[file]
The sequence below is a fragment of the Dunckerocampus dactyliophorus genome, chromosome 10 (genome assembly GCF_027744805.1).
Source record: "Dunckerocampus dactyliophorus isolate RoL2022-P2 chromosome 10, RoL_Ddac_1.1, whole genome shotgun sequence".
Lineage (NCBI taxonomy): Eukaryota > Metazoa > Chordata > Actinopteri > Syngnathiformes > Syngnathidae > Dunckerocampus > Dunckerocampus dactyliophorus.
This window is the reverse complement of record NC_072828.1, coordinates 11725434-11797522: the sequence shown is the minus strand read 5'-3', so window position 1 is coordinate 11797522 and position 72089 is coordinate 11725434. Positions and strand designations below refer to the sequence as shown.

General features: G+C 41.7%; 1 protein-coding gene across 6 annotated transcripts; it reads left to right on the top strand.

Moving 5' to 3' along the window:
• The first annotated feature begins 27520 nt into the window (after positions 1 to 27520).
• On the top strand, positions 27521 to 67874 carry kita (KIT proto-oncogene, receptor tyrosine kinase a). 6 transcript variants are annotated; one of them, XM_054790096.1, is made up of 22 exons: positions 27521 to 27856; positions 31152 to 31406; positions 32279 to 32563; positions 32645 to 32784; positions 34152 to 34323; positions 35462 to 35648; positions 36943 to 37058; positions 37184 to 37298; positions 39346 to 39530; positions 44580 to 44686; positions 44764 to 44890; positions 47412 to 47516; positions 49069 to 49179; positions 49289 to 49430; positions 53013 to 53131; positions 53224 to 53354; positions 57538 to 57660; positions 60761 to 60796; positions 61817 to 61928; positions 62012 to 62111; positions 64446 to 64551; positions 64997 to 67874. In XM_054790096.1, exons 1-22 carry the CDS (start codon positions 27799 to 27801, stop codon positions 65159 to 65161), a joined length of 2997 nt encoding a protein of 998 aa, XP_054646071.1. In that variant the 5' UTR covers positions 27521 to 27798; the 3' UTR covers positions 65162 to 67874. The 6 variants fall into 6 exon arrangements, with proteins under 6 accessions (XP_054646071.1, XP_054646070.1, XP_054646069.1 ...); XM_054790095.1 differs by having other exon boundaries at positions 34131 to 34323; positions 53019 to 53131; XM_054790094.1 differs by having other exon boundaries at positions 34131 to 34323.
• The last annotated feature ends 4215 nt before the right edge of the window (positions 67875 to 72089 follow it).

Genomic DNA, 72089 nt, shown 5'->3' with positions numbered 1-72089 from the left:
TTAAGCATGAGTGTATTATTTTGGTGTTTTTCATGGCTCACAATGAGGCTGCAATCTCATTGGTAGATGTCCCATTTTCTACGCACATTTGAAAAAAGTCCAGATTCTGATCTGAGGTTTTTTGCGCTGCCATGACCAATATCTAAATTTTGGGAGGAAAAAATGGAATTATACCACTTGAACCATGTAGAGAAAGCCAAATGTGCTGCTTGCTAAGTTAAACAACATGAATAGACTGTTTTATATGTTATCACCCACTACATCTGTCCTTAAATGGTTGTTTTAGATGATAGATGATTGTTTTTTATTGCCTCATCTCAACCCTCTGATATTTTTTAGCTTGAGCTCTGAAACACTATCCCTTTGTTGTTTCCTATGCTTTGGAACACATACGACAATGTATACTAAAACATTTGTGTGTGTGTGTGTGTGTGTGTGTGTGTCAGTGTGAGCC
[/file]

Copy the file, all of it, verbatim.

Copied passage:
The sequence below is a fragment of the Dunckerocampus dactyliophorus genome, chromosome 10 (genome assembly GCF_027744805.1).
Source record: "Dunckerocampus dactyliophorus isolate RoL2022-P2 chromosome 10, RoL_Ddac_1.1, whole genome shotgun sequence".
Lineage (NCBI taxonomy): Eukaryota > Metazoa > Chordata > Actinopteri > Syngnathiformes > Syngnathidae > Dunckerocampus > Dunckerocampus dactyliophorus.
This window is the reverse complement of record NC_072828.1, coordinates 11725434-11797522: the sequence shown is the minus strand read 5'-3', so window position 1 is coordinate 11797522 and position 72089 is coordinate 11725434. Positions and strand designations below refer to the sequence as shown.

General features: G+C 41.7%; 1 protein-coding gene across 6 annotated transcripts; it reads left to right on the top strand.

Moving 5' to 3' along the window:
• The first annotated feature begins 27520 nt into the window (after positions 1 to 27520).
• On the top strand, positions 27521 to 67874 carry kita (KIT proto-oncogene, receptor tyrosine kinase a). 6 transcript variants are annotated; one of them, XM_054790096.1, is made up of 22 exons: positions 27521 to 27856; positions 31152 to 31406; positions 32279 to 32563; positions 32645 to 32784; positions 34152 to 34323; positions 35462 to 35648; positions 36943 to 37058; positions 37184 to 37298; positions 39346 to 39530; positions 44580 to 44686; positions 44764 to 44890; positions 47412 to 47516; positions 49069 to 49179; positions 49289 to 49430; positions 53013 to 53131; positions 53224 to 53354; positions 57538 to 57660; positions 60761 to 60796; positions 61817 to 61928; positions 62012 to 62111; positions 64446 to 64551; positions 64997 to 67874. In XM_054790096.1, exons 1-22 carry the CDS (start codon positions 27799 to 27801, stop codon positions 65159 to 65161), a joined length of 2997 nt encoding a protein of 998 aa, XP_054646071.1. In that variant the 5' UTR covers positions 27521 to 27798; the 3' UTR covers positions 65162 to 67874. The 6 variants fall into 6 exon arrangements, with proteins under 6 accessions (XP_054646071.1, XP_054646070.1, XP_054646069.1 ...); XM_054790095.1 differs by having other exon boundaries at positions 34131 to 34323; positions 53019 to 53131; XM_054790094.1 differs by having other exon boundaries at positions 34131 to 34323.
• The last annotated feature ends 4215 nt before the right edge of the window (positions 67875 to 72089 follow it).

Genomic DNA, 72089 nt, shown 5'->3' with positions numbered 1-72089 from the left:
TTAAGCATGAGTGTATTATTTTGGTGTTTTTCATGGCTCACAATGAGGCTGCAATCTCATTGGTAGATGTCCCATTTTCTACGCACATTTGAAAAAAGTCCAGATTCTGATCTGAGGTTTTTTGCGCTGCCATGACCAATATCTAAATTTTGGGAGGAAAAAATGGAATTATACCACTTGAACCATGTAGAGAAAGCCAAATGTGCTGCTTGCTAAGTTAAACAACATGAATAGACTGTTTTATATGTTATCACCCACTACATCTGTCCTTAAATGGTTGTTTTAGATGATAGATGATTGTTTTTTATTGCCTCATCTCAACCCTCTGATATTTTTTAGCTTGAGCTCTGAAACACTATCCCTTTGTTGTTTCCTATGCTTTGGAACACATACGACAATGTATACTAAAACATTTGTGTGTGTGTGTGTGTGTGTGTGTGTGTCAGTGTGAGCC